By Sydney Towle '22
A week before the rush process began, I sat in Dick’s House mindlessly staring at the walls around me. I had just been diagnosed with an eating disorder and the words echoed in my head, refusing to sink in. This moment weighed heavily on my mind as I went into the rush process. With each new conversation, I felt like the girls I was talking to could read my mind and see my insecurities beaming through.
About a week or so after the rush process ended, I decided to write an article for The Dartmouth’s opinion section regarding my recent diagnosis. After listening to countless girls degrading their bodies and comparing themselves to unrealistic standards of beauty, I knew that I needed to speak up. This was and is not the culture that our campus should be cultivating.
I could barely sleep the night the story was posted. Every nerve in my body was on-edge and I couldn’t stop imagining what people would think of me. Would I be considered weak? Would people stop eating meals with me? How would my friends and newly established sisters respond? These questions reverberated around my head, nervously waiting for a response.
The response I got was not the one that I had anticipated. I received dozens of Instagram messages from people that I barely knew, praising me for speaking up about such a taboo topic. People I had never spoken to confided in me about their own struggles and insecurities. What surprised me the most, however, was the response I got from APhi. I began receiving texts from girls I had never met, offering words of advice and saying how proud they were of me. I remember sitting on the floor of my dorm room, tears streaming down my face, and feeling so genuinely lucky that I had such a supportive group of women around me.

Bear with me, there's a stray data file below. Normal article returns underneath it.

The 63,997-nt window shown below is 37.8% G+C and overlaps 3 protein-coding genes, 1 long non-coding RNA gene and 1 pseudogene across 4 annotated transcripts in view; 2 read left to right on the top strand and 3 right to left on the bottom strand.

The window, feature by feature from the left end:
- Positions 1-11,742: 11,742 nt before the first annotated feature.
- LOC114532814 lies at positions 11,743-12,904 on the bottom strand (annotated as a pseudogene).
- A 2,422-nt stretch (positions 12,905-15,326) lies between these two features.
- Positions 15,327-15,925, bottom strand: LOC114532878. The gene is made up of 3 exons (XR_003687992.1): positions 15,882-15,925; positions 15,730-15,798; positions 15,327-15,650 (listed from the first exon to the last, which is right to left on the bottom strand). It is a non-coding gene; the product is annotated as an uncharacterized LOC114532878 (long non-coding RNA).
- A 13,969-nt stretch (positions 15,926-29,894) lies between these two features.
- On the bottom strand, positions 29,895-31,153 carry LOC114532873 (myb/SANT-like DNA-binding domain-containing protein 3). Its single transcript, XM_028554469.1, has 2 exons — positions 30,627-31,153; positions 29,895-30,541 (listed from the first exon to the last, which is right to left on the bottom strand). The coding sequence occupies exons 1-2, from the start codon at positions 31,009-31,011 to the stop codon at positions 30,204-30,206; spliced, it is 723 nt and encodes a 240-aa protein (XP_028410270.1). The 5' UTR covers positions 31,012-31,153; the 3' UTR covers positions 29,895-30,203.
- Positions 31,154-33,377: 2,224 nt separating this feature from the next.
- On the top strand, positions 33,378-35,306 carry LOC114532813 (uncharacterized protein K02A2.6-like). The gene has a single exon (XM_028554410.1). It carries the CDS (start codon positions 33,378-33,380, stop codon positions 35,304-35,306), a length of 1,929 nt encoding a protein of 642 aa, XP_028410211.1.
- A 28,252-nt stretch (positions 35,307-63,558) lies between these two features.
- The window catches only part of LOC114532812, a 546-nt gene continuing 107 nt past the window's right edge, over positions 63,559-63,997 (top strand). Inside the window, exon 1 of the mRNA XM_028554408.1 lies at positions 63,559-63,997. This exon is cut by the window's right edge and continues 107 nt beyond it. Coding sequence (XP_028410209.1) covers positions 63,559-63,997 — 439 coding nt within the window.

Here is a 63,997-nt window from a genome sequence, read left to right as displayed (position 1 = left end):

This support has only grown over time. Quarantine made it especially difficult to cope with treatment, but APhi continued to be a source of light in my life. Each week, I would log-on to Zoom and chat for hours with my fellow sisters. Even though we couldn’t be together in person, we could still bake, craft, chat, cry, laugh, and support one another virtually. Regardless of time zones and conflicting schedules, I knew that I would always have another sister to talk to.
The future remains very uncertain and I have no idea where I will end up this coming year. It scares me to think that I won’t see a majority of APhis until next year, if I even get the chance to see them again. Yet no matter where I end up, I know that this unwavering support system will follow me. This provides me with all the solace I need to remain positive and know that everything will be okay in the end.
APhi has saved me in so many ways. Every day I am reminded how lucky I am to be a part of such a welcoming, selfless, and strong group of women.